It seems now that modern humanism not only asserts that man can use his reason to evaluate things, but in a hubric fashion asserts that reason and science are the only way of evaluating things, and all will be intelligible to the intellect. Indeed, as its proper field of study is the objective world, or matter, science has determined the hard mathematical constraints of the outer world, and has discredited superstitions and magical thinking. After Darwin it has been believed that the material world is all there is, with its hard rules and bleak final outcomes.  Lost is a sense of mystery, and a humility, in front of life’s deepest questions. The thorough debunking of religous dogma by science has left people without a spiritual anchor, and Logos in its long march to dominance has claimed Spirit as it’s casualty in the 20th century.

I believe it is in the subjective world that Spirit is found, which lies beyond reason and science, and is by its nature surreal and ultimately unintelligible. Just as Galileo asseted the findings of science when the pendulum had swung too much in the favour  of irrational, religous dogma, so now it has swung too much to the realm of rational, scientific materialism at the expense of Spirit. Perhaps our task in the 21st century is to accept the miracles of science and engineering, but also to reassert the transcendence of the spiritual, that so many hunger for, with a faith that can accommodate the scientific facts.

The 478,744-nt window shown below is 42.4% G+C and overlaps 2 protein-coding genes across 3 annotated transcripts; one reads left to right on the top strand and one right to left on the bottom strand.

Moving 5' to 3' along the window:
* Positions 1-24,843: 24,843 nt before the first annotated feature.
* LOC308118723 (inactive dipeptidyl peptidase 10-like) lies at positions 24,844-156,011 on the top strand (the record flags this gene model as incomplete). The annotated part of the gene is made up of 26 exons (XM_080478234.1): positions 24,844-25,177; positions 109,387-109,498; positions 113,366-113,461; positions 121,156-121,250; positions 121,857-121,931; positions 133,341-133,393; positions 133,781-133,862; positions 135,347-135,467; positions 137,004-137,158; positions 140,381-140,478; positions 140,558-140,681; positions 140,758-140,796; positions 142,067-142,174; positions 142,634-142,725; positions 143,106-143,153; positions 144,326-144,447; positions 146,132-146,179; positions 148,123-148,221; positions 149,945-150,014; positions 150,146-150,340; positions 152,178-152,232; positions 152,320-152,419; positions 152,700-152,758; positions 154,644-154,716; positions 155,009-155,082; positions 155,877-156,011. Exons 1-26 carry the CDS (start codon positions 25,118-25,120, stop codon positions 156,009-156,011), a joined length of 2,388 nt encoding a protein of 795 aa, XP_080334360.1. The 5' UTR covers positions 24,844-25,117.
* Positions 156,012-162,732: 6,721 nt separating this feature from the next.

My photography, poetry and songs can be found at http://www.kloschinsky.com.

in Song and in Spirit,

Paul Kloschinsky

Television, Meaning and History

Its been around for 60 years now, has proliferated so it is everywhere, and is the way most people spend their leisure time. And it sends one message – everything is random, cling to life as desperately as you can,  and the best you can do is to skew your odds as much as you can based on the scientific statistics. The television, with its ubiquitous screens, seems to me to represent a collective ego, which is young, petrified of death, and consumed with worry about all sorts of issues. I think living in this artificial media world on a constant basis leaves people neurotic about all sorts of possible tragedies, and in a state of denial about the inevitable facts of the life cycle and mortality, and trivializes the best way anyone has ever had to face these hard facts – a faith in a higher power, a purpose to our time here on earth, and the golden promise of a just afterlife.

I wonder if people realize that, regardless of all our technological progress, the brevity of the lifecycle and the inescapable finality of a cold winter’s tombstone is unavoidable and here to stay, an acknowledgement of which would enlighten people about how to best to spend their limited time here, instead of living, and eventually dying, in a state of denial about the hard stony facts of life. Indeed, the only valuable stage of life that the TV tells us is youth, and it is completely lost what are the advantages, and what is appropriate, at all the stages of the life cycle, including eventually dying.